The finish was 19.Rb1 Qa5+ 20.Kd3 Rac8 21.Qf2 Ba8 22.Rb3 e5 23.g5 exd4 24.Nxd4 Bxd4 0-1
Soltis recaps the game with this anecdote: “During his postmortems in the tournament Tal quickly reeled off variations to prove his sacrifices were sound. Other players offered suggestions for the defense. Only Paul Keres was able to refute Tal’s assertions. ‘But my dear friend,’ Keres asked in German after suggesting a move, ‘what is your reply to this?’ Tal answered, in German, ‘Who won?’”
As for the historical records of their individual encounters, Soltis notes that “hundreds of the early—and some later—games of these players have vanished. For example, one authoritative database says that Tigran Petrosian and Viktor Korchnoi played 70 games and the score was five wins for Petrosian and eight for Korchnoi. An equally respected database gives 59 games including 11 victories for each.” Therefore, in selecting games Soltis favored “the lesser-known over the often-published.”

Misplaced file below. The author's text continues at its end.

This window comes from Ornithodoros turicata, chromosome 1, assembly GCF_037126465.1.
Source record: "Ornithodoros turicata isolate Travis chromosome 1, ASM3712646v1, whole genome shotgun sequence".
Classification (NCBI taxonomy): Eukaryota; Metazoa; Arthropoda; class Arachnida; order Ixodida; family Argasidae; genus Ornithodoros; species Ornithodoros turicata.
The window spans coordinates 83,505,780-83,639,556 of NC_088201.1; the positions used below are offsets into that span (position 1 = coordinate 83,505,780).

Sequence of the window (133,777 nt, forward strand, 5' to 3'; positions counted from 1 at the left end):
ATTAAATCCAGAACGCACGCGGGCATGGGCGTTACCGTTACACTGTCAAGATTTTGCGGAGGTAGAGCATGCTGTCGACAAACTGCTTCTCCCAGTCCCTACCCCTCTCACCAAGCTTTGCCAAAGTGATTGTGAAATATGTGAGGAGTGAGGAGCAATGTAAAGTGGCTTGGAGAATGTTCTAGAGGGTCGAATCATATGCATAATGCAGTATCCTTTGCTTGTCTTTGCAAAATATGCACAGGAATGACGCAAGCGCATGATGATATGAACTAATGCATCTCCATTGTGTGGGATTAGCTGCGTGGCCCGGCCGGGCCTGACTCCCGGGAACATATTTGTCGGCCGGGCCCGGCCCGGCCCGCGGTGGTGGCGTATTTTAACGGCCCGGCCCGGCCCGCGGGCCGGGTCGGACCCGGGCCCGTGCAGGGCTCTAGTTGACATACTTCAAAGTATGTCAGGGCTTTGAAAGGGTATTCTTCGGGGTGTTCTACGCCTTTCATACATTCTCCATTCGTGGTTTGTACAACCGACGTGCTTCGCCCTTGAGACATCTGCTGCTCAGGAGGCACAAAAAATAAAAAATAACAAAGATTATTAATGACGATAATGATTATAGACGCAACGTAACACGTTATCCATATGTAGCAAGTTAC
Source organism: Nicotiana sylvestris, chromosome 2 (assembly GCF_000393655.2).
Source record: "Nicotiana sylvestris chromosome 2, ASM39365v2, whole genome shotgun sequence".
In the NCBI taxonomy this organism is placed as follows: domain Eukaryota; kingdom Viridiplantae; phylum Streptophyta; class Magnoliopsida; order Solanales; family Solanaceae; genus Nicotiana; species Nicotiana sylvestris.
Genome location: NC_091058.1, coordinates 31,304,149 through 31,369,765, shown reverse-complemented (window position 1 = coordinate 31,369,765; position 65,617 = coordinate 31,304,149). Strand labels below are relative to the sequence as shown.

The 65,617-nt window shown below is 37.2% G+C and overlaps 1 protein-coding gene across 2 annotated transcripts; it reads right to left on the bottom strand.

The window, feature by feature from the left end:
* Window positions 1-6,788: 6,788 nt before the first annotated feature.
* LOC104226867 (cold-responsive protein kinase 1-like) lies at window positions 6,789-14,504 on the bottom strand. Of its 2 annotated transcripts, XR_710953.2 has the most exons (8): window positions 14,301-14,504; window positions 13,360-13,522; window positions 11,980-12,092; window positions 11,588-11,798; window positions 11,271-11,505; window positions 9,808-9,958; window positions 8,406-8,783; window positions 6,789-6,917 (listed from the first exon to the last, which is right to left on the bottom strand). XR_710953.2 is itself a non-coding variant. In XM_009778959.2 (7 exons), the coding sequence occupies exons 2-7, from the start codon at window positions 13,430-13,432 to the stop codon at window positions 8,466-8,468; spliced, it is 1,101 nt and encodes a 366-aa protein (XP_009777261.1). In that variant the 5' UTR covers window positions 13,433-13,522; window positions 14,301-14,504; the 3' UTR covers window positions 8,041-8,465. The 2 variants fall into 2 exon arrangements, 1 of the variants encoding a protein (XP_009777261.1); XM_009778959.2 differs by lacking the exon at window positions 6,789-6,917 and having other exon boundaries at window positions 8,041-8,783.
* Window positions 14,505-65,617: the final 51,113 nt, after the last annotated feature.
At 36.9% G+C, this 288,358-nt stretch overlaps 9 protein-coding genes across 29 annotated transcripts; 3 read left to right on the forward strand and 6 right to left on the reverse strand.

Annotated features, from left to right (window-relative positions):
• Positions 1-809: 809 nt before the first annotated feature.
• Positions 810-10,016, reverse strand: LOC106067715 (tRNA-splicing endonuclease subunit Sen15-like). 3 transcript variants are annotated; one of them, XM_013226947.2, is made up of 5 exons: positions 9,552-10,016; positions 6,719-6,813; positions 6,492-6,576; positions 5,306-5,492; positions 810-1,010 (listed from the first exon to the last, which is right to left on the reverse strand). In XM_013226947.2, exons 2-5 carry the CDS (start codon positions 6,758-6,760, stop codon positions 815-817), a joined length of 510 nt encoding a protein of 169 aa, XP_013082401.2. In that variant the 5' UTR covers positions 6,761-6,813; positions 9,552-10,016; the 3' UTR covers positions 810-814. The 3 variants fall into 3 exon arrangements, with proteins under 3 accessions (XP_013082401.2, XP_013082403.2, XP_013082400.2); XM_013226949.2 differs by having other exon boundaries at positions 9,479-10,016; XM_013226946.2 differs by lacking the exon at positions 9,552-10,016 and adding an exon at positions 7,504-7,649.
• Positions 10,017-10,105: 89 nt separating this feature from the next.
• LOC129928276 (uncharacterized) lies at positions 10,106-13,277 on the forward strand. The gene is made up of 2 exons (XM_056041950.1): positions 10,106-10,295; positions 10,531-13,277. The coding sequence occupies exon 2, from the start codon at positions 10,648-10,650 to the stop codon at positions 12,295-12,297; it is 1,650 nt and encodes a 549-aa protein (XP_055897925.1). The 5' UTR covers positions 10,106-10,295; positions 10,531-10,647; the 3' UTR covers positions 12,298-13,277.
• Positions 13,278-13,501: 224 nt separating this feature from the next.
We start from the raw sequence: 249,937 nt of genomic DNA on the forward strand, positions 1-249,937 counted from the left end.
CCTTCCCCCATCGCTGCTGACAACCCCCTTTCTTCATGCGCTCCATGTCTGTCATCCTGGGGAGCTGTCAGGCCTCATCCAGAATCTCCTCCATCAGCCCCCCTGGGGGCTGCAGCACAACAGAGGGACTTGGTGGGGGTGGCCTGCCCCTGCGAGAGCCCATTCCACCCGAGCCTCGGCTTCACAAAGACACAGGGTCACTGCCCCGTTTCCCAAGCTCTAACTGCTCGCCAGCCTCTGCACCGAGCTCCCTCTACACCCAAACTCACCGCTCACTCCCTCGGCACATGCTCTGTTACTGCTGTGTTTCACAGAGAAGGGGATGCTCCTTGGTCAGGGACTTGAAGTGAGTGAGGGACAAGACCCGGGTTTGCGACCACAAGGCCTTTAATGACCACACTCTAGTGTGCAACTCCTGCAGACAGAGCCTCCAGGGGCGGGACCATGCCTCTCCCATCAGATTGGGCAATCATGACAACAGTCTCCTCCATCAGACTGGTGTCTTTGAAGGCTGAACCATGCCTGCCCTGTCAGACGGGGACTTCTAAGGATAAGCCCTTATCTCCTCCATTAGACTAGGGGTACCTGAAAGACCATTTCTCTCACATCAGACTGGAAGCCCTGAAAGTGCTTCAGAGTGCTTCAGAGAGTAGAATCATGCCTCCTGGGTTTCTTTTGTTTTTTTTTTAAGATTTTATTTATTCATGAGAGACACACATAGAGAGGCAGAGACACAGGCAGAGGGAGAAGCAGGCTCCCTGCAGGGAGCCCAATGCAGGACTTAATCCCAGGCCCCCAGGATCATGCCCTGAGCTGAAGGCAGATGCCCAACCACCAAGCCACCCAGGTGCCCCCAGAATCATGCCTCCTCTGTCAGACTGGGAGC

Winner of the Book of the Year Award from the Chess Journalists of America, Tal, Petrosian, Spassky and Korchnoi is not just the recitation of dry facts and tournament dates that pervades many other biographies. The stories are humorous, enlightening, and entertaining, and brings forth the humanity of the players. This is the sort of biography I know many readers have been waiting for. Tal, Petrosian, Spassky and Korchnoi may be the first McFarland book you actually read cover to cover!